For companies in or foresee themselves to be in such a dilemma, they can work on job redesign or new job creation to minimise the workers from being displaced. If all else fails and workers were to be released, Mr Ng shared that “NTUC can work together with management for a fair retrenchment package, and useful job matching, either intro-industry or reskilled into other industries.” Essentially, it is to achieve a win-win situation amidst challenging conditions so that no workers are left behind while the interest of the business are still protected. 

Mr Ng also implores us to look into the wiser spaces of economic transformation. He shared that NTUC is working closely with Temasek Portfolio Companies (TPC) to bring good conceptual ideas to the ground by designing actionable plans that can be easily comprehended by workers and union leaders so we can collectively move towards the future of work in the larger economic transformation.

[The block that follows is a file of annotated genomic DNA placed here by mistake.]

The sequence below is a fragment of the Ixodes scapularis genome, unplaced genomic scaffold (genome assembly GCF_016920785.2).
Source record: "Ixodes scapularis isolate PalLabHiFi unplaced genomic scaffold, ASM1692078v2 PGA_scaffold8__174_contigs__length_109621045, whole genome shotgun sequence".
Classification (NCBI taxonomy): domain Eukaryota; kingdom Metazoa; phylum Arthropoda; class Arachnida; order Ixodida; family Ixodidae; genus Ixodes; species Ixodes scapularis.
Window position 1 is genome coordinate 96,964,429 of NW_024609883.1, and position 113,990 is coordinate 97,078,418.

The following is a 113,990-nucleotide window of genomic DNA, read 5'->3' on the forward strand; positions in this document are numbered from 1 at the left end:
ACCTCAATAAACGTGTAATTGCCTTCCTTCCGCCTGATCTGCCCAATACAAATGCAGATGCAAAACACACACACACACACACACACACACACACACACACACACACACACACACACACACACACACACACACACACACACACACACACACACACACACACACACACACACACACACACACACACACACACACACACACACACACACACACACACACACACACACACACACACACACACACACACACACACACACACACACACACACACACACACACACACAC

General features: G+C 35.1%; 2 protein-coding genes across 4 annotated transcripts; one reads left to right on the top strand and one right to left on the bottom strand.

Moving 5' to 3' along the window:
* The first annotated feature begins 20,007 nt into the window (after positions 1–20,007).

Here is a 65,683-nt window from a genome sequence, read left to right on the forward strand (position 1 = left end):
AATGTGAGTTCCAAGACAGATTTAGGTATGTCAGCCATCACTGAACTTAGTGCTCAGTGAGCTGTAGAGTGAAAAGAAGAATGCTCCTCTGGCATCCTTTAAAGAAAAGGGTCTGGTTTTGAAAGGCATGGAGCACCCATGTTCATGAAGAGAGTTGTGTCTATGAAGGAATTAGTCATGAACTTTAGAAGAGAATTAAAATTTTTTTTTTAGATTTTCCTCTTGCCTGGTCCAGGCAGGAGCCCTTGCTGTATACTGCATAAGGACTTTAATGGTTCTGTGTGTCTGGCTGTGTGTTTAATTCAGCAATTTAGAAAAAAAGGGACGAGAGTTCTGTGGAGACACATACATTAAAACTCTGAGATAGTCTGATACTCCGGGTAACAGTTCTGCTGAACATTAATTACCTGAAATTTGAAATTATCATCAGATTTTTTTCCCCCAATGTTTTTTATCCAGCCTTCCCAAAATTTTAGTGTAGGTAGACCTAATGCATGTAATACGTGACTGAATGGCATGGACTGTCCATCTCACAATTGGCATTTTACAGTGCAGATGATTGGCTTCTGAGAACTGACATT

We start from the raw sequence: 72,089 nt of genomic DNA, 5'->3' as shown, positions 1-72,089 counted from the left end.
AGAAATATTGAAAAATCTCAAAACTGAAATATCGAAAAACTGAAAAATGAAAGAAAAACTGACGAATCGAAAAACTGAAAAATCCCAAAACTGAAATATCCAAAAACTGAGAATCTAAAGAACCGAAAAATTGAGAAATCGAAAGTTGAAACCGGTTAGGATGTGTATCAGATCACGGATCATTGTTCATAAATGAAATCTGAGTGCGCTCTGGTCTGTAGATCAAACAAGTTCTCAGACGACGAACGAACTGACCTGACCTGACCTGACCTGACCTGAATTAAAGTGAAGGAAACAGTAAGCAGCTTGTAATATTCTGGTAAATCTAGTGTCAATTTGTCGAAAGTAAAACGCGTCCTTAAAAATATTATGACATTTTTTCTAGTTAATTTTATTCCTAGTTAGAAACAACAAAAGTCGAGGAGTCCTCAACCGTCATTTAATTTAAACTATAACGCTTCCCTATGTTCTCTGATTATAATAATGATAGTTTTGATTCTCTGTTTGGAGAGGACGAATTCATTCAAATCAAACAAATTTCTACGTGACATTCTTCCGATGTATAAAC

No workers left behind

Ultimately, the interests of all workers are at the heart of the labour movement and behind the initiatives led by the union. Although some of these initiatives are still in their early days, they have already proven success in the form of opportunities it brings to both businesses, and workers.

To ensure no worker gets left behind, companies should stay on course by investing in workers through training and productivity initiatives while workers should continue to upskill themselves to stay relevant. Workers are also invited to share their views, fears and aspirations in the #EveryWorkerMatters Conversations by NTUC. 

Every worker matters. And employers can do their part. NTUC and our workers will also do our active part, to make sure that our journey together ahead will be one of opportunities, dealing with the challenges on the side.